Linked by Thom Holwerda on Thu 5th Nov 2009 23:05 UTC
Linux As we all know, Mac OS X has support for what is called 'fat binaries'. These are binaries that can carry code for for instance multiple architectures - in the case of the Mac, PowerPC and x86. Ryan Gordon was working on an implementation of fat binaries for Linux - but due to the conduct of the Linux maintainers, Gordon has halted the effort.
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Just some thoughts...
by Fusion on Fri 6th Nov 2009 00:46 UTC
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I appreciate the premise and intention behind this idea and believe that it merits further (non-volatile) discussion. But the sheer number of architectures supported by Linux might make fat binaries impractical.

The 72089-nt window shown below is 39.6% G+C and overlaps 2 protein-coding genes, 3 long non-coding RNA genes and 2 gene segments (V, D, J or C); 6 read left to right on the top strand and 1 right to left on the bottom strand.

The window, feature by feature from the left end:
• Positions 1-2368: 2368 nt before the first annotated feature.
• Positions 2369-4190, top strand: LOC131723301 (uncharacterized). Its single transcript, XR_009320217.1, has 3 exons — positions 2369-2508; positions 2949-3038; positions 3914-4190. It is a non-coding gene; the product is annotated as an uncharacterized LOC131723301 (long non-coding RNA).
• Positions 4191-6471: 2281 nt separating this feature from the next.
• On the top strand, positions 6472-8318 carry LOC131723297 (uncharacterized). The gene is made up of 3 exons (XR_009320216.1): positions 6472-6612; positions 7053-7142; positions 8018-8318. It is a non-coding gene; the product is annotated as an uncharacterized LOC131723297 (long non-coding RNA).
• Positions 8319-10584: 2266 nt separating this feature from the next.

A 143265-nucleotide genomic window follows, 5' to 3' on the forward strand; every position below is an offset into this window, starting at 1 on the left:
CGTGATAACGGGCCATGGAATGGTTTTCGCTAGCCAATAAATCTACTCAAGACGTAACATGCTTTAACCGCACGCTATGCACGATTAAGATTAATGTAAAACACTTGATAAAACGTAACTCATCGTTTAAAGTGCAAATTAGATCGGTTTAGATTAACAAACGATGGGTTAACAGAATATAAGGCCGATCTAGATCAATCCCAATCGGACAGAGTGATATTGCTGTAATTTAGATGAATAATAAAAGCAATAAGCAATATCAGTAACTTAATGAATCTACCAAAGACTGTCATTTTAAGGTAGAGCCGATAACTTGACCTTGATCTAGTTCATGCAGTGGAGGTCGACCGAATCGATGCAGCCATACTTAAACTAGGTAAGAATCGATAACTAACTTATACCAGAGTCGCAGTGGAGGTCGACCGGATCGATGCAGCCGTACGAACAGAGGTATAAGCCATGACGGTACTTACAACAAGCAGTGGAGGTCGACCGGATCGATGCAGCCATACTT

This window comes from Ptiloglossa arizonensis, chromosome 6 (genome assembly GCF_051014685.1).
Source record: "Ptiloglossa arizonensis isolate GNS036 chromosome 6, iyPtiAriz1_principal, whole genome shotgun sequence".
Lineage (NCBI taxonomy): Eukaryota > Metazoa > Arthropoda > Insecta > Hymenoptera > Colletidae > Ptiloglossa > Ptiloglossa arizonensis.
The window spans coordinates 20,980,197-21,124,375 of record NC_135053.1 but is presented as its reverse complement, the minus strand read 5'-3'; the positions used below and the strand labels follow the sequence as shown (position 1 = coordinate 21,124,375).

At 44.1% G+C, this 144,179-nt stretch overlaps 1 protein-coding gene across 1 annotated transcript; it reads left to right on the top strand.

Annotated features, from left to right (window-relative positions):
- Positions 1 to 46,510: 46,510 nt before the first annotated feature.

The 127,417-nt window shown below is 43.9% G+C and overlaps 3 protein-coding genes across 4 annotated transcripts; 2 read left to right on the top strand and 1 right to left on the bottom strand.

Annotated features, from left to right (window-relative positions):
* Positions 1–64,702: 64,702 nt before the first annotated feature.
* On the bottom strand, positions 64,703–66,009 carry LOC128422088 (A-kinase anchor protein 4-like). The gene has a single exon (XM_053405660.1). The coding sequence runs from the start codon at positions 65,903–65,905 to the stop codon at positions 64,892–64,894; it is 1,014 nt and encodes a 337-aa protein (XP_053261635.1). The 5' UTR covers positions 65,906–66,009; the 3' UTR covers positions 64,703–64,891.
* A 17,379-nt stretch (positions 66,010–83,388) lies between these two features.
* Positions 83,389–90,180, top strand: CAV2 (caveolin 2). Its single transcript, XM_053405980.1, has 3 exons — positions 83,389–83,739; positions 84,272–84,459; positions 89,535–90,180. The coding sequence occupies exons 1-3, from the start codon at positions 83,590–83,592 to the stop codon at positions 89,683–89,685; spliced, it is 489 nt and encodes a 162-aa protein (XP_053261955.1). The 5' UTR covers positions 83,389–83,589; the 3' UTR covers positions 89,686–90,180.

Apple maintains one MacOSX distribution. They implemented fat binaries because it made business sense -- facilitating a product line conversion from PPC to x86 in a manner least confusing to the customer. The universal binary (adding x64) is a logical and consistent extension to their prior approach, as it assists in their x86-to-x64 push. Previously supported architectures will likely be phased out over time (Apple's PPC won't be around forever).

Linux supports far more architectures than OSX, and when was the last time support was phased-out for a specific architecture? I can't imagine how they'd consolidate all base-install packages on one CD or DVD considering how little room is left at present without fat binaries. Even if you could squeeze them all on there, you have to consider the impact that fat binaries would have on distribution update servers. The file sizes would be doubled (or more).

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